Some major corporations do have as part of their corporate governance policies a criteria that the sole relationship with their external auditors and accountants is the financial audit function, and nothing else. Unfortunately many large corporations do not adopt this policy.

Take for example the matter of Crown Resorts Ltd (Crown), a major publicly-listed corporation under the James Packer umbrella. Other similar examples can be given to the Crown situation set out below. From their published accounts, in the five years to June 2014, Crown earned pre-tax profits of some $2.6 billion. Of this profit, Crown provided for $415m of income tax expense, and has (from their cash flow statements) physically paid $397 million in income tax. This represents an effective tax rate of around 15%-16%, against the legislated rate of company tax of 30%.

Ernst & Young Australia (EY) are one of the “big 4” accounting firms in Australia, and have been the auditors of Crown since at least 2007. In the same five-year period to June 2014, and again extracted from the publicly available financial statements, Crown paid EY the amount of $4m in financial audit fees, plus a further $21m in tax service fees. Additionally, the international arm of EY in the same period received audit fees of $432k, and also derived $1.3 million in tax service fees, plus another $260k in other consulting fees.

Put bluntly, from a purely common sense perspective, EY as financial auditors of Crown cannot reasonably be perceived as being professionally or financially independent and disinterested in the tax practices and policies of Crown.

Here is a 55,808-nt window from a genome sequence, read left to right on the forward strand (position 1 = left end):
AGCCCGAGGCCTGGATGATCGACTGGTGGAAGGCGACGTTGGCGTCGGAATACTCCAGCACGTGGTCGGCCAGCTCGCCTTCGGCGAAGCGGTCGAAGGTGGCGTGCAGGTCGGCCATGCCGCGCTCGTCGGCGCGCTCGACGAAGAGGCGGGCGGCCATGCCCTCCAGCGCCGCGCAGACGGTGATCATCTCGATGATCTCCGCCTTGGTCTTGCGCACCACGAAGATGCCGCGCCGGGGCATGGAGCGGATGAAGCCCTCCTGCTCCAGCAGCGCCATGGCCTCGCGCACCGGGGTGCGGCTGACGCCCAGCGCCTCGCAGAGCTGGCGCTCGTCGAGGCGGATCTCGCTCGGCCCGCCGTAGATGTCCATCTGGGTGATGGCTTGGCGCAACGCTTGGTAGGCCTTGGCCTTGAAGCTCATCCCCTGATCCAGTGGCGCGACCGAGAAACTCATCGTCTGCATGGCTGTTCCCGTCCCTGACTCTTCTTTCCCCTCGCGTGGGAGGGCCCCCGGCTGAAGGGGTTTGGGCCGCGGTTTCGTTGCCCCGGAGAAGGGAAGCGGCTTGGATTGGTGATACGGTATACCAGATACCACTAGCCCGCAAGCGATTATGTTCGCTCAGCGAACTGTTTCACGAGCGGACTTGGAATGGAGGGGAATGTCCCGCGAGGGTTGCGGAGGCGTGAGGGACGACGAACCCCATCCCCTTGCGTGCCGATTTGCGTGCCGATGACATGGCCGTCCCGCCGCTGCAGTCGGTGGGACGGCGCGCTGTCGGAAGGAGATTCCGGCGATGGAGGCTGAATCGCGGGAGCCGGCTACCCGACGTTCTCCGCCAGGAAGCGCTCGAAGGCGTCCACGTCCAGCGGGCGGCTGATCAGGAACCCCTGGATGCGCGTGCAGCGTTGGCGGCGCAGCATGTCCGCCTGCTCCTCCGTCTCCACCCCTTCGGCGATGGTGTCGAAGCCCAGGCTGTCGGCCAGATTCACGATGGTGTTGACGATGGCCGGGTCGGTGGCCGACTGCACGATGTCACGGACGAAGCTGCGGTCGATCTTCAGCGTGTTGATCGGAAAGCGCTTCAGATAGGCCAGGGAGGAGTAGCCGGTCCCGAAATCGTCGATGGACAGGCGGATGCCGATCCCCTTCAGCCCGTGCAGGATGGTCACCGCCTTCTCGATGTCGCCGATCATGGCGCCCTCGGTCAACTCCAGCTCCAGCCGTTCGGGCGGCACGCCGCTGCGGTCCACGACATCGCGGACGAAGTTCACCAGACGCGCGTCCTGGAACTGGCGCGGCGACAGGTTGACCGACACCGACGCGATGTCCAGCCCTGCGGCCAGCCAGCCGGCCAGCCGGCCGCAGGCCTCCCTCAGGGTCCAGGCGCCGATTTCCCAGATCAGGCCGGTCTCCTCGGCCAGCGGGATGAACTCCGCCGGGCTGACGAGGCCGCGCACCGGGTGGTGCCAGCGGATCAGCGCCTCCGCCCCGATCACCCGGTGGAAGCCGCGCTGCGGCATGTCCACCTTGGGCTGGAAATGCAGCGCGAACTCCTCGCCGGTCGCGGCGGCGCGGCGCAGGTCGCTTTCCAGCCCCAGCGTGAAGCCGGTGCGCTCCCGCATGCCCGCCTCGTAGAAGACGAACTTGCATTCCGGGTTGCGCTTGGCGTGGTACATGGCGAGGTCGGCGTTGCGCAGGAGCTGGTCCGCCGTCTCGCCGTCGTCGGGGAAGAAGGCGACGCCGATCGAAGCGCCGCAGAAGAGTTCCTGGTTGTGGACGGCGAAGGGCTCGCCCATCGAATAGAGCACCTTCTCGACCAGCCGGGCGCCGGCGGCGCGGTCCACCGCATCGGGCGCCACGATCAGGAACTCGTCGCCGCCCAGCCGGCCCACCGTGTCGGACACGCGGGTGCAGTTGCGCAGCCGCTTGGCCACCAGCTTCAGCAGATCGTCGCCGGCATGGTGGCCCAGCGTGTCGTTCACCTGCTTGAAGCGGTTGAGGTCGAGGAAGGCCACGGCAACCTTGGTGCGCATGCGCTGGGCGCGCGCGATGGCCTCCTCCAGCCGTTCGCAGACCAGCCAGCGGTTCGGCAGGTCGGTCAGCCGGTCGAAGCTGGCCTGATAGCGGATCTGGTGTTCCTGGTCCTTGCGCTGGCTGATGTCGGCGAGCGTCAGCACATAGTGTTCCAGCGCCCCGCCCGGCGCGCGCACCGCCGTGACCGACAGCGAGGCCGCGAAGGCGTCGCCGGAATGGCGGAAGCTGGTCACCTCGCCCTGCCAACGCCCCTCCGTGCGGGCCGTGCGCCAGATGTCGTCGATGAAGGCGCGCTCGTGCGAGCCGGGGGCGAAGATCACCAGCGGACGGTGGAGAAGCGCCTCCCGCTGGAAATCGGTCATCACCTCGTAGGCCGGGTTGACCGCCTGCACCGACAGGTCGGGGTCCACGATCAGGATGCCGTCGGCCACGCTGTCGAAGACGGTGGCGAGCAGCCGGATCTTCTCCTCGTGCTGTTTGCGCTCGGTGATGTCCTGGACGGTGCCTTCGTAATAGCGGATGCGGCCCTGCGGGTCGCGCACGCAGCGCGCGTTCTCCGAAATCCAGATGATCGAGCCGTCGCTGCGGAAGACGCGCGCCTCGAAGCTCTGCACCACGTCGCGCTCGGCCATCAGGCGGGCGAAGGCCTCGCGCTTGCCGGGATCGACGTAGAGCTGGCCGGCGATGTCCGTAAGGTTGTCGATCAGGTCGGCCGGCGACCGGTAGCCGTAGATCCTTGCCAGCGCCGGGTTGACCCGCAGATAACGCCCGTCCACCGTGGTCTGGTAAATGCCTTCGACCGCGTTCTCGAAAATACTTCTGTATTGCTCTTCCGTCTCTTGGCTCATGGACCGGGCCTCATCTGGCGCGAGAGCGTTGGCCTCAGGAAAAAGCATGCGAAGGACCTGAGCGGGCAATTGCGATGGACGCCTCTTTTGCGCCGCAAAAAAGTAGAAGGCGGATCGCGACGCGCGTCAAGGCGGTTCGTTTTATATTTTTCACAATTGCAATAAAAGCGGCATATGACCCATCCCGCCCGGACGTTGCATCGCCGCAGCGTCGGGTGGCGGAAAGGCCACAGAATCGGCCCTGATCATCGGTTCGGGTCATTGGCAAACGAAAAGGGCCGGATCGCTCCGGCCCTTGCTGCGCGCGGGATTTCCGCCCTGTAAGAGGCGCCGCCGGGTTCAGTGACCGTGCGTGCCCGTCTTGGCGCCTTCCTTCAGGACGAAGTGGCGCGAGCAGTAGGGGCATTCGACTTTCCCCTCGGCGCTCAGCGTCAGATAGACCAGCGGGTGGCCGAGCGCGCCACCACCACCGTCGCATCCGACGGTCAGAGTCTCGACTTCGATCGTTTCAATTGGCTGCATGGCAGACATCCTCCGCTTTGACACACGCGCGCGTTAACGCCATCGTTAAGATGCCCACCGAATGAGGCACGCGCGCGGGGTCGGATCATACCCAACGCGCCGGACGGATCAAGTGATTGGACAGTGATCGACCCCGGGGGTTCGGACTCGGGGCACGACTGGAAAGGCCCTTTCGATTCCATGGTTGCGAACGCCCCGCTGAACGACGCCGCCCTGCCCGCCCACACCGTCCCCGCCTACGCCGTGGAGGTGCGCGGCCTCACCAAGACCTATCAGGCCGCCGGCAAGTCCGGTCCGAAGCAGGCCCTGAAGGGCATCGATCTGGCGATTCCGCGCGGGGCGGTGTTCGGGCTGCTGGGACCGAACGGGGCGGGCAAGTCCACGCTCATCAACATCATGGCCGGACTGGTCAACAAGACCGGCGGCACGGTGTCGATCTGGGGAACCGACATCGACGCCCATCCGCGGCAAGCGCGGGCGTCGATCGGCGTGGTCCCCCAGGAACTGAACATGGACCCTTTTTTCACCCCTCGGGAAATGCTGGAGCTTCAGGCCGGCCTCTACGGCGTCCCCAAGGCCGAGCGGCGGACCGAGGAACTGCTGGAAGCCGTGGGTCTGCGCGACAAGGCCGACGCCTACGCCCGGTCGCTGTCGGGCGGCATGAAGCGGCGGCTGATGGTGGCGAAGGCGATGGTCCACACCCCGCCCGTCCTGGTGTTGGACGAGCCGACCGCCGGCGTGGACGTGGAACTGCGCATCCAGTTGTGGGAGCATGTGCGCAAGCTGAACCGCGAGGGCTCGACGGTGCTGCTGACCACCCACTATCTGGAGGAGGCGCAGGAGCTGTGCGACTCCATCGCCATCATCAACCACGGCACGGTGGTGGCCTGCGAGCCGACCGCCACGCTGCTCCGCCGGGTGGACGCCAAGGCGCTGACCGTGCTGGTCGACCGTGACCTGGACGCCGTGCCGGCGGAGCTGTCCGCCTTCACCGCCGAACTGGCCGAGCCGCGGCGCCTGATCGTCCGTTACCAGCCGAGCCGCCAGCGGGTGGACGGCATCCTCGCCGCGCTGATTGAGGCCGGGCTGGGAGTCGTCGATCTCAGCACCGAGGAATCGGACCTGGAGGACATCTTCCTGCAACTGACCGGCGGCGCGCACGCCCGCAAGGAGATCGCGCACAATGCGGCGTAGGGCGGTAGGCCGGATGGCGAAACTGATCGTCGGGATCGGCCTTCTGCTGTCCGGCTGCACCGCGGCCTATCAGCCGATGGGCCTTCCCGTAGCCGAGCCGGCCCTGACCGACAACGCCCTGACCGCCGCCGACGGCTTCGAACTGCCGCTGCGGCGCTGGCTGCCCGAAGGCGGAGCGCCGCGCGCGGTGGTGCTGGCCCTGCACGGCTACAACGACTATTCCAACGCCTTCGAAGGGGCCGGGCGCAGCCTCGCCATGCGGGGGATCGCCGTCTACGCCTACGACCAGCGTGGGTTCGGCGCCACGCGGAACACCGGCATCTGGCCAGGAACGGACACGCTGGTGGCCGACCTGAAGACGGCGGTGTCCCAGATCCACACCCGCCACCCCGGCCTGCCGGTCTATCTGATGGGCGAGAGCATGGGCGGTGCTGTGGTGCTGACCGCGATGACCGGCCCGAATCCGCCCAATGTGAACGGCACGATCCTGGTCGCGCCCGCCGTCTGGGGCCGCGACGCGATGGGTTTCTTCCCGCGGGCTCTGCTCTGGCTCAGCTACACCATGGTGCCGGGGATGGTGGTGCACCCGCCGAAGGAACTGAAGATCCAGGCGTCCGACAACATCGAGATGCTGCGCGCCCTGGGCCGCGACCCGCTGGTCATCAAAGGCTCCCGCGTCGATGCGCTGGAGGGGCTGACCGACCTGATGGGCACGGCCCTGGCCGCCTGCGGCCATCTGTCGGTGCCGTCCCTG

Are we now to have EY, at the behest of the ATO, enquire into and express an “independent” audit opinion on the tax practices and operations of Crown, when EY can only reasonably be perceived as being very substantially the origin and author of the very same tax practices and operations adopted by Crown?

The plan by the ATO is commercially and logically absurd. The fox is in charge of the henhouse.

The above comments should not necessarily be seen as a criticism of the ATO. The government, in their infinite wisdom,havecut or is are cutting some 4700 jobs from the ATO. The government have deliberately and effectively emasculated the ATO to the extent that they no longer have the resources to perform their own taxation audits on corporations such as the above example of Crown. The plan by the ATO almost appears as an act of desperation by the ATO given the gutting of their staff resources by the government.